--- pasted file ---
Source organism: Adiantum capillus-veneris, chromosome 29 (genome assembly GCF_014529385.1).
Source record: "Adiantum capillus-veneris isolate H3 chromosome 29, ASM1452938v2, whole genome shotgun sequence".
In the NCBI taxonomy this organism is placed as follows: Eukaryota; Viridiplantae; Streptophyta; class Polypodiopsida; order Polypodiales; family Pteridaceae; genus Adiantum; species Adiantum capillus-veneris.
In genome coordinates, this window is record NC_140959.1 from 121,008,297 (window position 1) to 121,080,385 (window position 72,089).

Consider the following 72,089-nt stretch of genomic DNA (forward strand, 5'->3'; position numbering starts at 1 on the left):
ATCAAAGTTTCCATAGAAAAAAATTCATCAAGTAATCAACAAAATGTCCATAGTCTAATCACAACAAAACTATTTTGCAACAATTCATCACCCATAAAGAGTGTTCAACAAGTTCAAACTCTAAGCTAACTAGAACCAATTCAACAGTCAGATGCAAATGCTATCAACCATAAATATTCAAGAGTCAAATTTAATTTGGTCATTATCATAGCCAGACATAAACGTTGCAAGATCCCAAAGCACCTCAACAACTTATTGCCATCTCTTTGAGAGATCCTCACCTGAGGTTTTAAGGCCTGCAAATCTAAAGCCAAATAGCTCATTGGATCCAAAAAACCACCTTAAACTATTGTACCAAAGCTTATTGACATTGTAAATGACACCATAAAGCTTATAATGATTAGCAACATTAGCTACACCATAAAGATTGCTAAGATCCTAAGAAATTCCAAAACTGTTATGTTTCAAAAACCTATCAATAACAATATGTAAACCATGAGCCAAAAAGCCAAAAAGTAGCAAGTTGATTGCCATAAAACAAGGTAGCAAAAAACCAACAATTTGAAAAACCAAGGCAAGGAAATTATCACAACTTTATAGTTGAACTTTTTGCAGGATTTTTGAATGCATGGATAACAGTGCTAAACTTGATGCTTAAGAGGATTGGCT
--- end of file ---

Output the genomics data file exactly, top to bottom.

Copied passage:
Source organism: Adiantum capillus-veneris, chromosome 29 (genome assembly GCF_014529385.1).
Source record: "Adiantum capillus-veneris isolate H3 chromosome 29, ASM1452938v2, whole genome shotgun sequence".
In the NCBI taxonomy this organism is placed as follows: Eukaryota; Viridiplantae; Streptophyta; class Polypodiopsida; order Polypodiales; family Pteridaceae; genus Adiantum; species Adiantum capillus-veneris.
In genome coordinates, this window is record NC_140959.1 from 121,008,297 (window position 1) to 121,080,385 (window position 72,089).

Consider the following 72,089-nt stretch of genomic DNA (forward strand, 5'->3'; position numbering starts at 1 on the left):
ATCAAAGTTTCCATAGAAAAAAATTCATCAAGTAATCAACAAAATGTCCATAGTCTAATCACAACAAAACTATTTTGCAACAATTCATCACCCATAAAGAGTGTTCAACAAGTTCAAACTCTAAGCTAACTAGAACCAATTCAACAGTCAGATGCAAATGCTATCAACCATAAATATTCAAGAGTCAAATTTAATTTGGTCATTATCATAGCCAGACATAAACGTTGCAAGATCCCAAAGCACCTCAACAACTTATTGCCATCTCTTTGAGAGATCCTCACCTGAGGTTTTAAGGCCTGCAAATCTAAAGCCAAATAGCTCATTGGATCCAAAAAACCACCTTAAACTATTGTACCAAAGCTTATTGACATTGTAAATGACACCATAAAGCTTATAATGATTAGCAACATTAGCTACACCATAAAGATTGCTAAGATCCTAAGAAATTCCAAAACTGTTATGTTTCAAAAACCTATCAATAACAATATGTAAACCATGAGCCAAAAAGCCAAAAAGTAGCAAGTTGATTGCCATAAAACAAGGTAGCAAAAAACCAACAATTTGAAAAACCAAGGCAAGGAAATTATCACAACTTTATAGTTGAACTTTTTGCAGGATTTTTGAATGCATGGATAACAGTGCTAAACTTGATGCTTAAGAGGATTGGCT